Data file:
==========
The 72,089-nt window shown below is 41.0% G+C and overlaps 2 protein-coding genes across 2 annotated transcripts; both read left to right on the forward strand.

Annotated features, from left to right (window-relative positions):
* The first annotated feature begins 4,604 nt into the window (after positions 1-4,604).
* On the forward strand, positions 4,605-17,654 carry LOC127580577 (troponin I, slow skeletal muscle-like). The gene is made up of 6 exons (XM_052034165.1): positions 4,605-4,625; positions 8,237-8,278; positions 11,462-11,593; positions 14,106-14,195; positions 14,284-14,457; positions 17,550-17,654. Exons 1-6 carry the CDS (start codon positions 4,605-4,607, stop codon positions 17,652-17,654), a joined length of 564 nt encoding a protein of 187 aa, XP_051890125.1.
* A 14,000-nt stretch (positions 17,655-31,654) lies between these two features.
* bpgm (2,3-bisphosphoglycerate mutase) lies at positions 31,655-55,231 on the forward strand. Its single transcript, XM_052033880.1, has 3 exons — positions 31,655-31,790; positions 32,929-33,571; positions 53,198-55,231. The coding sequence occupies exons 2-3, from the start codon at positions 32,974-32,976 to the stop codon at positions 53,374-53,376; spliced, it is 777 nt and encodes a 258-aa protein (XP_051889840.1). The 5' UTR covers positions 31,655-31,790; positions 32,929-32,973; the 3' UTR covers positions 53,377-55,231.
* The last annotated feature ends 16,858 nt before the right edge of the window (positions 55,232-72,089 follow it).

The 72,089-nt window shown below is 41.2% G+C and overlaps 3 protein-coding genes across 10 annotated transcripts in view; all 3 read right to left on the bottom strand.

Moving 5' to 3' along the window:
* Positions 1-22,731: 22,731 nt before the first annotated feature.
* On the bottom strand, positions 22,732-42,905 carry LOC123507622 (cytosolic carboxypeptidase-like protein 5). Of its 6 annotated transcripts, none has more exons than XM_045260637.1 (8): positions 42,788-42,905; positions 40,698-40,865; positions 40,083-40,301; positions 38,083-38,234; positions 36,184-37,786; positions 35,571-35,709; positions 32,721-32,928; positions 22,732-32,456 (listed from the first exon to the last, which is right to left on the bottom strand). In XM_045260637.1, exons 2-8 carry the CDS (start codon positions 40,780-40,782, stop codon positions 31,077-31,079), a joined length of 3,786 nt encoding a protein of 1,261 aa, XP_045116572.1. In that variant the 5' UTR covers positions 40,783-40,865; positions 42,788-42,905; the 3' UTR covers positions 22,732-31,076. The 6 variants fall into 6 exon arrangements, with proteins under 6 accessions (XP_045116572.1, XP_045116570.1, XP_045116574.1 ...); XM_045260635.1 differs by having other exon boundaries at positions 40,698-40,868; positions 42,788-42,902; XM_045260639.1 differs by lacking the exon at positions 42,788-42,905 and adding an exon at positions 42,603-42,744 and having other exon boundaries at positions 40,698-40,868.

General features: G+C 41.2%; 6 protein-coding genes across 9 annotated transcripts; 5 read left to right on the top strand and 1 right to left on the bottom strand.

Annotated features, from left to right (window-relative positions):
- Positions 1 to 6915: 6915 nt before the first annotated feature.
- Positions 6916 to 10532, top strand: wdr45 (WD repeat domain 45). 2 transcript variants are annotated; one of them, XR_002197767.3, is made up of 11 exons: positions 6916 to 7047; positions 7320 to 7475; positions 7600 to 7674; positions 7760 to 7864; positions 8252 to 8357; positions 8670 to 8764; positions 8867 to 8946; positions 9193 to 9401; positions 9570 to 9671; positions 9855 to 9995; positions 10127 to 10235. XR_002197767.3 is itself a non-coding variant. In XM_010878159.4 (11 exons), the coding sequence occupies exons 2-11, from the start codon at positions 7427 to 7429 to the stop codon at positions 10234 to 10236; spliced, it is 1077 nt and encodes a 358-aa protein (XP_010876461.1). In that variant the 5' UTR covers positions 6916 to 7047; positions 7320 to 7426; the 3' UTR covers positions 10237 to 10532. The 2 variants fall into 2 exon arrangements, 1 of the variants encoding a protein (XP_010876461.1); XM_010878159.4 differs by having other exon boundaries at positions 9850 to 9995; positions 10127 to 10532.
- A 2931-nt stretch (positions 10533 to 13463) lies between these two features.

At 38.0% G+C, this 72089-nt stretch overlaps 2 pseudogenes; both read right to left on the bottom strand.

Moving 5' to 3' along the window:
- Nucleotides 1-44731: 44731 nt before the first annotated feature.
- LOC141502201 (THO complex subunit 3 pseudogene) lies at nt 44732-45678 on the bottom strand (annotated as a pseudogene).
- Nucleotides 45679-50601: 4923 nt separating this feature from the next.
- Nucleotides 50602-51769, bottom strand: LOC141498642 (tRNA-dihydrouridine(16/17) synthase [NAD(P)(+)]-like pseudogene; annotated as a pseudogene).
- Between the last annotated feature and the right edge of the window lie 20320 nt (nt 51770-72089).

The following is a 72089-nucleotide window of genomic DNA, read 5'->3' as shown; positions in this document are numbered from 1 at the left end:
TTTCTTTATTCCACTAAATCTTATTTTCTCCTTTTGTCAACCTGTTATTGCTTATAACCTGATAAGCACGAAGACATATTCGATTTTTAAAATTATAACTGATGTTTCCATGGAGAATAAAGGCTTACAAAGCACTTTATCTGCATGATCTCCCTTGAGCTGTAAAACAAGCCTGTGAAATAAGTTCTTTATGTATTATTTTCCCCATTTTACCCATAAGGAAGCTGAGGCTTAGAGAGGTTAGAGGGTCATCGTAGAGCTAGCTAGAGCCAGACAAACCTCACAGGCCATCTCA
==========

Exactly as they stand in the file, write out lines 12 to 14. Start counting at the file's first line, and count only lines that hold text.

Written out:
General features: G+C 41.2%; 6 protein-coding genes across 9 annotated transcripts; 5 read left to right on the top strand and 1 right to left on the bottom strand.

Annotated features, from left to right (window-relative positions):
- Positions 1 to 6915: 6915 nt before the first annotated feature.